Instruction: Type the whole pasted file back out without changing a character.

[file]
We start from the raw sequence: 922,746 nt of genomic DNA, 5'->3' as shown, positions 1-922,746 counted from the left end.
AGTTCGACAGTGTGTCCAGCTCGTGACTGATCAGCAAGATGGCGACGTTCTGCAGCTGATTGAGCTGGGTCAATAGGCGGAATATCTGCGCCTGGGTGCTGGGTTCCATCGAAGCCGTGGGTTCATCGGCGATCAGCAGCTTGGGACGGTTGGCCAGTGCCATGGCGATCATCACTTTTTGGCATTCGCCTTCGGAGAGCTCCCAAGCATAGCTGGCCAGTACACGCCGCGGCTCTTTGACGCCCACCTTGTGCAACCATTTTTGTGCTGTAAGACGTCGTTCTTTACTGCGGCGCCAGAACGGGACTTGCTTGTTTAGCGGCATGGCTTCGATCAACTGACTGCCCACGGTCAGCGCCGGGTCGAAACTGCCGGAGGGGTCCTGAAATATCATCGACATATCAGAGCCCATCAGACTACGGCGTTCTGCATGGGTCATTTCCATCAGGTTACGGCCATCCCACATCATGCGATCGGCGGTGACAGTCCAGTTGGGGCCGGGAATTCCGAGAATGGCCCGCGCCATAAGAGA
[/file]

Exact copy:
We start from the raw sequence: 922,746 nt of genomic DNA, 5'->3' as shown, positions 1-922,746 counted from the left end.
AGTTCGACAGTGTGTCCAGCTCGTGACTGATCAGCAAGATGGCGACGTTCTGCAGCTGATTGAGCTGGGTCAATAGGCGGAATATCTGCGCCTGGGTGCTGGGTTCCATCGAAGCCGTGGGTTCATCGGCGATCAGCAGCTTGGGACGGTTGGCCAGTGCCATGGCGATCATCACTTTTTGGCATTCGCCTTCGGAGAGCTCCCAAGCATAGCTGGCCAGTACACGCCGCGGCTCTTTGACGCCCACCTTGTGCAACCATTTTTGTGCTGTAAGACGTCGTTCTTTACTGCGGCGCCAGAACGGGACTTGCTTGTTTAGCGGCATGGCTTCGATCAACTGACTGCCCACGGTCAGCGCCGGGTCGAAACTGCCGGAGGGGTCCTGAAATATCATCGACATATCAGAGCCCATCAGACTACGGCGTTCTGCATGGGTCATTTCCATCAGGTTACGGCCATCCCACATCATGCGATCGGCGGTGACAGTCCAGTTGGGGCCGGGAATTCCGAGAATGGCCCGCGCCATAAGAGA